But there are also numerous products that are labelled as balsamic vinegar and are produced in various countries around the world. And although most of them look almost identical, they actually differ in many ways. 2


The culinary history of balsamic vinegar from Modena and Reggio Emilia, which dates back to the 18th century, reveals two 'classes' of balsamic vinegar products. These have always existed together throughout history: Firstly, a vinegar made exclusively from cooked grape must - traditional balsamic vinegar produced in small quantities and very expensively. Secondly, a cheaper vinegar made from grape must with added wine vinegar and other ingredients (eg spices). 5 Today, this vinegar is called 'balsamic vinegar from Modena'. From this the industrial product 'balsamic vinegar' is derived. 2

Balsamic vinegar is not a raw product. 2 The special production process involves cooking the grapes. Traditional balsamic vinegar is an artisanal product with a long history and well-established production methods, similar to wine. Specially cultivated grapes are used for its production. These grapes remain on the vine for as long as possible to increase the sugar content. Traditional balsamic vinegar can be aged for up to 25 years. The maturation takes place in a succession of barrels made of different woods such as chestnut, oak and cherry. The commercial version of balsamic vinegar is called 'Aceto Balsamico di Modena' (Balsamic Vinegar of Modena). To obtain the Protected Geographical Indication (IGP), this vinegar must be aged for a minimum of two months and a maximum of three years. The chemical and organoleptic properties of the vinegar depend on various factors, such as the acetic acid production process used, the raw material and the length of maturation in the wooden barrel. 5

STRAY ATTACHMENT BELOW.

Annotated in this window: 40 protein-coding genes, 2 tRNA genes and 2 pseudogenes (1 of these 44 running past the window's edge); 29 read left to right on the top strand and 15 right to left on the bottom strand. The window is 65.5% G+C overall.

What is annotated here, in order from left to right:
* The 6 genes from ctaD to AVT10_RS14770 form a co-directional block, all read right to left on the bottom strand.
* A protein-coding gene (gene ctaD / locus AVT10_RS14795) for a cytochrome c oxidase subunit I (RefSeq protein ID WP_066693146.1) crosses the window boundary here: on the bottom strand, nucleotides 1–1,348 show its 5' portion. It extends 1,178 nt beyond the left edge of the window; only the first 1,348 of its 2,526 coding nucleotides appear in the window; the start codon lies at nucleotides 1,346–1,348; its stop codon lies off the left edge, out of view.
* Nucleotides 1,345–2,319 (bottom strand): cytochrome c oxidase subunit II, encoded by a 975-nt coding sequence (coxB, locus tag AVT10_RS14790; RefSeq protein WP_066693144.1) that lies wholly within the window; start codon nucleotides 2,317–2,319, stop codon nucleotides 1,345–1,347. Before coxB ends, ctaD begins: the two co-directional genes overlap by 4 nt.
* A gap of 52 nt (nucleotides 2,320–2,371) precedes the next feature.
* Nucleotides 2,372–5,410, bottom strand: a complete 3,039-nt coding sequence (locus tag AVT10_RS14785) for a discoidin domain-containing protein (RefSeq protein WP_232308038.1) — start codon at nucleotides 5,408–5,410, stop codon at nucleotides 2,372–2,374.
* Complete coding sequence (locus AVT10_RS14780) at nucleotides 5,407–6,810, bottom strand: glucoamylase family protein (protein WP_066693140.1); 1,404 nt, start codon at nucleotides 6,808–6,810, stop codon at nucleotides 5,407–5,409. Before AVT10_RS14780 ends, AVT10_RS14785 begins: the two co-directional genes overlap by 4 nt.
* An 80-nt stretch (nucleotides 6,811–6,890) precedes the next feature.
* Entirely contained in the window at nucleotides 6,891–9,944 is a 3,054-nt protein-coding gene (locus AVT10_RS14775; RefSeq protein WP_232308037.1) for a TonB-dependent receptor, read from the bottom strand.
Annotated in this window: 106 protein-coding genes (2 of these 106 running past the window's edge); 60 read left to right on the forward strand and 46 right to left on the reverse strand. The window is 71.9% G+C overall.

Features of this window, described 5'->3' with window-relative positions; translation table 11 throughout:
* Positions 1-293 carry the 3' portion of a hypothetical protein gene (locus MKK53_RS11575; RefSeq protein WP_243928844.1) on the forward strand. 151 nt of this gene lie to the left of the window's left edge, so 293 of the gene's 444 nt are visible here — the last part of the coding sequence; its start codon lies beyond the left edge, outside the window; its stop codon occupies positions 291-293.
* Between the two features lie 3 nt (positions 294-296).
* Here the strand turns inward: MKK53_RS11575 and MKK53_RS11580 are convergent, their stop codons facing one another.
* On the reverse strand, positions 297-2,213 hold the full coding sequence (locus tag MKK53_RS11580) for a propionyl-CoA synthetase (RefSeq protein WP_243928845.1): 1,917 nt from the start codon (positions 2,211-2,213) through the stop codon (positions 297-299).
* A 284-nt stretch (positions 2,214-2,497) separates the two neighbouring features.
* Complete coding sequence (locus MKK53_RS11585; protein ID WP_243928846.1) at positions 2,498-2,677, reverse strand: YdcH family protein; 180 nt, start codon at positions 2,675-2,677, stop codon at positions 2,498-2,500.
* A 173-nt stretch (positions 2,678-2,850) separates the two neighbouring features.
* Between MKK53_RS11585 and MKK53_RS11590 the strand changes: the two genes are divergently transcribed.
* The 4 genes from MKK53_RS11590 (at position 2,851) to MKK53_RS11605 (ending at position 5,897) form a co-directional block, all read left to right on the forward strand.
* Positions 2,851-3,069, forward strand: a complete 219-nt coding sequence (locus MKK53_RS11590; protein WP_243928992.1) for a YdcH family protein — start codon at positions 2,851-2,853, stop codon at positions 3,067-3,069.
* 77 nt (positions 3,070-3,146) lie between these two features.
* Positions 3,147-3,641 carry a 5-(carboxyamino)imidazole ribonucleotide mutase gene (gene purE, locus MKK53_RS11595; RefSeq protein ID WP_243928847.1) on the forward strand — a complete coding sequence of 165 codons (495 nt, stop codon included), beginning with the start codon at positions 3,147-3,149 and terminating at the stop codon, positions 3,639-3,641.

The category of 'generic balsamic vinegars' (balsamic vinegar without designation of origin) includes products that must comply with the general vinegar regulations, which vary from country to country, without further restrictions on composition and maturation. Balsamic vinegar includes flavoured vinegars, with low or high viscosity and density, but always characterised by a pronounced acidity. The balsamic vinegars are similar to balsamic vinegar of Modena in terms of their intended use and sensory properties. However, they can differ significantly in certain components and additives that are not permitted in the production of 'balsamic vinegar of Modena'; as these are subject to a strictly regulated manufacturing process under designation of origin requirements. 2

Further information

'Red balsamic' and ' White balsamic ' are usually a mixture of wine vinegar and concentrated grape must; in some cases also glucose syrup. 2

Alternative names

Balsamic vinegar is often also called Aceto balsamico, or just Balsamico (Aceto German = vinegar; Balsamico German = soothing, healing, clean, balm; Aceto Balsamico = balsamic vinegar). In English it is called 'balsamic vinegar'.